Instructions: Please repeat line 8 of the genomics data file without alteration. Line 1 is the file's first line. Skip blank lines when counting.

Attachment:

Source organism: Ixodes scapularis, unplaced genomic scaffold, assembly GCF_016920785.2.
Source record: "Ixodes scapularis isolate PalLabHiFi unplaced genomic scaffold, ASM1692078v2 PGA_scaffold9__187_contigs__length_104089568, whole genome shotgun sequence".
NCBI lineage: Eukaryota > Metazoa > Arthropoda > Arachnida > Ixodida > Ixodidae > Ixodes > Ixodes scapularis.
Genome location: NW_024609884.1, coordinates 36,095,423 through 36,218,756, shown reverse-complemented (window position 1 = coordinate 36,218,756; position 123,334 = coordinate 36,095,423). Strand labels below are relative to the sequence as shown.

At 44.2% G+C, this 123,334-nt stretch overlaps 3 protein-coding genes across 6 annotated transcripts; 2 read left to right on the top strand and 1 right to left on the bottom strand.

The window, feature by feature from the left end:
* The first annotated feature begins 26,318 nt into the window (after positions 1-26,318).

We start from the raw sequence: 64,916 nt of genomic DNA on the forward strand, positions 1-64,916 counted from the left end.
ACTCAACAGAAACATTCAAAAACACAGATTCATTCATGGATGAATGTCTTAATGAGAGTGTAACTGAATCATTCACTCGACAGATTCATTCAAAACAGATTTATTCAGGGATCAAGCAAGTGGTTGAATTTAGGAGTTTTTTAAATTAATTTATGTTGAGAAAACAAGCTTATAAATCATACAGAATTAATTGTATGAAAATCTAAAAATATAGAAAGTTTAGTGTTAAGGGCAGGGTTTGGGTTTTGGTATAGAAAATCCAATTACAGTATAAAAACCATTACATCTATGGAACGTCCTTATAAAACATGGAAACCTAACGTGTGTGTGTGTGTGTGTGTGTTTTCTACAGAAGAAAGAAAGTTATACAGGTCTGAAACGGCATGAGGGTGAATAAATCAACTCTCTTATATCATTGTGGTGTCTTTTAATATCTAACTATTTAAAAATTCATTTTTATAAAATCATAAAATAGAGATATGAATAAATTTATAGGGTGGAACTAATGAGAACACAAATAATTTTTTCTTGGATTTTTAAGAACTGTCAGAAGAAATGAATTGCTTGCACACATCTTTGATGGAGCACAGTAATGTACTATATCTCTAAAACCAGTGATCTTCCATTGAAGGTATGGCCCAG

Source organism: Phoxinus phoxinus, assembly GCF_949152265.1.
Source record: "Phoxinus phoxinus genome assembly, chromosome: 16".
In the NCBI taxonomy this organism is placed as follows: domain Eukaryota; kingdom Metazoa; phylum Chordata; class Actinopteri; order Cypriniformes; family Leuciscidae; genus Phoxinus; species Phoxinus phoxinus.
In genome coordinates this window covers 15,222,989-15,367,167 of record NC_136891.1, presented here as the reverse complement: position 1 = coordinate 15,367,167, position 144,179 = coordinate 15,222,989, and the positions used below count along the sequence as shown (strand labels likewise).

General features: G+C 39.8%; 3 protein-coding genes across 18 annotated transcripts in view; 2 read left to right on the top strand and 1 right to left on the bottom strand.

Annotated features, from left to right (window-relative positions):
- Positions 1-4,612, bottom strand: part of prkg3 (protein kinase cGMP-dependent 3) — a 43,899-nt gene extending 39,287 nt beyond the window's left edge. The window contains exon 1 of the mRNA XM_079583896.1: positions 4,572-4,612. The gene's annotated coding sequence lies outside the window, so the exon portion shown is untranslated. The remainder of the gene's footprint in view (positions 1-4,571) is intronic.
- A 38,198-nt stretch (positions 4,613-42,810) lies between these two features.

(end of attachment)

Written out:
We start from the raw sequence: 64,916 nt of genomic DNA on the forward strand, positions 1-64,916 counted from the left end.